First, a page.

Making A Scene by Constance Wu is a memoir that showed what it means to fight to be seen in a world that renders you invisible. I don’t mean this in the sense that Constance Wu is seeking attention, and this is why she became an actress. What I got from this book is that she wanted to be seen… seen for who she is. Understood. This is what the book said to me.
The memoir world is dominated by writers focusing on the worst parts of their lives. Let me show you how absolutely tragic my life is, and how I made it. And yes, triumph is alluring, but the dramatics of trauma can be addicting.
Wu’s memoir, by contrast, was about the quieter moments in her life. Reading these stories made me feel as if she was grappling with why the things in her life affected her so. I felt a sense of bravery from her telling of the stories others might not deem “bad enough.”
Not a Great Love Story
For example, Wu starts out the book by sharing a very cute love story and, throughout the book, goes on to mention other romances, none of them particularly steamy or romance novel-worthy. Still, she felt very deeply for these men.
Not everyone will experience a love equivalent to Lino and Amy on From Scratch. But we all want to love and be loved. And even though the stories Wu shares aren’t epic, passionate love stories, her emotions are real. Her love stories are worth telling.
Not a Traumatic Childhood
I really connected with Wu when she talked about her complicated relationship with her mother. Her mother was very suburban, focused on being a housewife and a parent, but she had a tendency to suddenly withdraw and lash out at her family.
Wu’s parents didn’t inflict any ACEs (Adverse Childhood Experiences) on her. Despite her mother’s behavior, she had a safe and normal childhood. But the things we learn to adapt to in childhood — no matter how moderate or severe — stay with us for the rest of our lives. For example, if one of the worst things that ever happened to you was having a teacher accuse you of cheating, it’s safe to say you had a pretty good childhood. But moments like that one can still make you doubt your abilities and work harder to prove yourself to other people. No matter the contents of her childhood, Wu’s coming-of-age story is worth telling.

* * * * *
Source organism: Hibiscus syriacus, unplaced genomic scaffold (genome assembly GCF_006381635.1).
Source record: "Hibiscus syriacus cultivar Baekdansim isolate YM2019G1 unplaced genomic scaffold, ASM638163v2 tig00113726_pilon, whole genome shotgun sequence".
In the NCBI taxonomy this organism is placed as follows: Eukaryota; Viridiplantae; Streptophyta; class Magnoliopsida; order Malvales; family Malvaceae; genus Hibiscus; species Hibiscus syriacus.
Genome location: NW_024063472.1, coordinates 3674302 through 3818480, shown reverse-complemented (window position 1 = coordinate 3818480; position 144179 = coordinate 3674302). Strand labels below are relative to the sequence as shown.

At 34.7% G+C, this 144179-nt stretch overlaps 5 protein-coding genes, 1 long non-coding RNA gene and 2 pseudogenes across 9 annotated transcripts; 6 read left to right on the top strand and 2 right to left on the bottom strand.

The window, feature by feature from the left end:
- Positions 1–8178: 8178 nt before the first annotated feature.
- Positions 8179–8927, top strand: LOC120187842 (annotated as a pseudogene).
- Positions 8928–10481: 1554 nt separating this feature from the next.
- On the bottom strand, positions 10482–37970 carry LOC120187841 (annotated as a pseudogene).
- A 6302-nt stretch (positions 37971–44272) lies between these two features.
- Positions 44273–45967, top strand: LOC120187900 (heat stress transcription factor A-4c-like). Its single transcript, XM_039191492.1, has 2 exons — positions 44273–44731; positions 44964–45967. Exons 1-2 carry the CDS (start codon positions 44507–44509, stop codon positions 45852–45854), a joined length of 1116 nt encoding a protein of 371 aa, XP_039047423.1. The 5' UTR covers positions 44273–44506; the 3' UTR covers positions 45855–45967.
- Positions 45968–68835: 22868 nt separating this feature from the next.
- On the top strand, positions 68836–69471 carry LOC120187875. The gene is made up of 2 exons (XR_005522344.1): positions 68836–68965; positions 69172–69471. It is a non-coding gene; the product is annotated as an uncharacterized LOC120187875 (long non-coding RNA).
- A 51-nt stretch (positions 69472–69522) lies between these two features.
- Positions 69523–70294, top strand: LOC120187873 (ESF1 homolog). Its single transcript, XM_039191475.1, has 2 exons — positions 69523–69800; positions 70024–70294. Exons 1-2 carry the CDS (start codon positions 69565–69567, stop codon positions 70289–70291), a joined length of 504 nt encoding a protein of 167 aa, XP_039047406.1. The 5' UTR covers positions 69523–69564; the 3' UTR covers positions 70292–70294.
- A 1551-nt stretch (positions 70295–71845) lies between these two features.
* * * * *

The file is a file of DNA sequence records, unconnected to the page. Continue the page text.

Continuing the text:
Not a Survivor
Wu’s experiences of sexual assault and sexual harassment really stood out to me. What Wu experienced could have been worse, and she explicitly talks about this. But that doesn’t negate the fact that it happened to her. She had sex that she did not consent to, sex in which someone coerced her. She was harassed by a boss in a situation in which she felt she couldn’t say no and, worse, she felt like she had to do these things to please him.
Some might say that Wu is a liar (she’s not). Some might say she is sharing these experiences to ruin the men who chose to behave this way toward her (again: no). What Wu is doing is creating nuance for all the women who feel like their experiences with sexual assault and harassment aren’t “bad enough” to receive love and support. Her story is worth telling.
Constance Wu’s memoir may not have been the trauma porn I am guilty of taking deep satisfaction from, but it left an impression on me. It gave me permission to be myself out loud, no matter how unremarkable I may think my life is. If I want people to understand me, I need to set the scene to let people know that the extra-ordinary things matter.